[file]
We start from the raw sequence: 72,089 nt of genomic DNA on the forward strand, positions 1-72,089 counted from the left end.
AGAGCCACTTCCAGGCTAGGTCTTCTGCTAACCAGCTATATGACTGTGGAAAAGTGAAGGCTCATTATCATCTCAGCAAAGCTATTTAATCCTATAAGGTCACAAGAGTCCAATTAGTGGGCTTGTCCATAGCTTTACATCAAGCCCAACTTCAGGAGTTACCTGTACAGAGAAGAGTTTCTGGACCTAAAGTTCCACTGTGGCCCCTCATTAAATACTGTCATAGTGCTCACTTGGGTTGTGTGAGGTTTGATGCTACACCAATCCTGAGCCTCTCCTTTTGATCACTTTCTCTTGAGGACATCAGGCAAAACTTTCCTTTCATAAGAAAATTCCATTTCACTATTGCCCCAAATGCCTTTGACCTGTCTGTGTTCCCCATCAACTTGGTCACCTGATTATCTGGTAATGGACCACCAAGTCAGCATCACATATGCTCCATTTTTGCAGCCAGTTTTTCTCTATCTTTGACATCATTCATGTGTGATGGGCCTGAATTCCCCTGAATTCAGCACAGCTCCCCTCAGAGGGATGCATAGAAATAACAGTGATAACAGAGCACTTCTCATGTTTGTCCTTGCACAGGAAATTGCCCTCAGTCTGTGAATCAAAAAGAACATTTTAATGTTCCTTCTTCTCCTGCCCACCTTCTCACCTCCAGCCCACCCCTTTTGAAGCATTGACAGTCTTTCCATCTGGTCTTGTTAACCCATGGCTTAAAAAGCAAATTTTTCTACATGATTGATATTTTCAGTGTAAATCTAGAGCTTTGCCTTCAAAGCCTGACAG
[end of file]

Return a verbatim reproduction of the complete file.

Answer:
We start from the raw sequence: 72,089 nt of genomic DNA on the forward strand, positions 1-72,089 counted from the left end.
AGAGCCACTTCCAGGCTAGGTCTTCTGCTAACCAGCTATATGACTGTGGAAAAGTGAAGGCTCATTATCATCTCAGCAAAGCTATTTAATCCTATAAGGTCACAAGAGTCCAATTAGTGGGCTTGTCCATAGCTTTACATCAAGCCCAACTTCAGGAGTTACCTGTACAGAGAAGAGTTTCTGGACCTAAAGTTCCACTGTGGCCCCTCATTAAATACTGTCATAGTGCTCACTTGGGTTGTGTGAGGTTTGATGCTACACCAATCCTGAGCCTCTCCTTTTGATCACTTTCTCTTGAGGACATCAGGCAAAACTTTCCTTTCATAAGAAAATTCCATTTCACTATTGCCCCAAATGCCTTTGACCTGTCTGTGTTCCCCATCAACTTGGTCACCTGATTATCTGGTAATGGACCACCAAGTCAGCATCACATATGCTCCATTTTTGCAGCCAGTTTTTCTCTATCTTTGACATCATTCATGTGTGATGGGCCTGAATTCCCCTGAATTCAGCACAGCTCCCCTCAGAGGGATGCATAGAAATAACAGTGATAACAGAGCACTTCTCATGTTTGTCCTTGCACAGGAAATTGCCCTCAGTCTGTGAATCAAAAAGAACATTTTAATGTTCCTTCTTCTCCTGCCCACCTTCTCACCTCCAGCCCACCCCTTTTGAAGCATTGACAGTCTTTCCATCTGGTCTTGTTAACCCATGGCTTAAAAAGCAAATTTTTCTACATGATTGATATTTTCAGTGTAAATCTAGAGCTTTGCCTTCAAAGCCTGACAG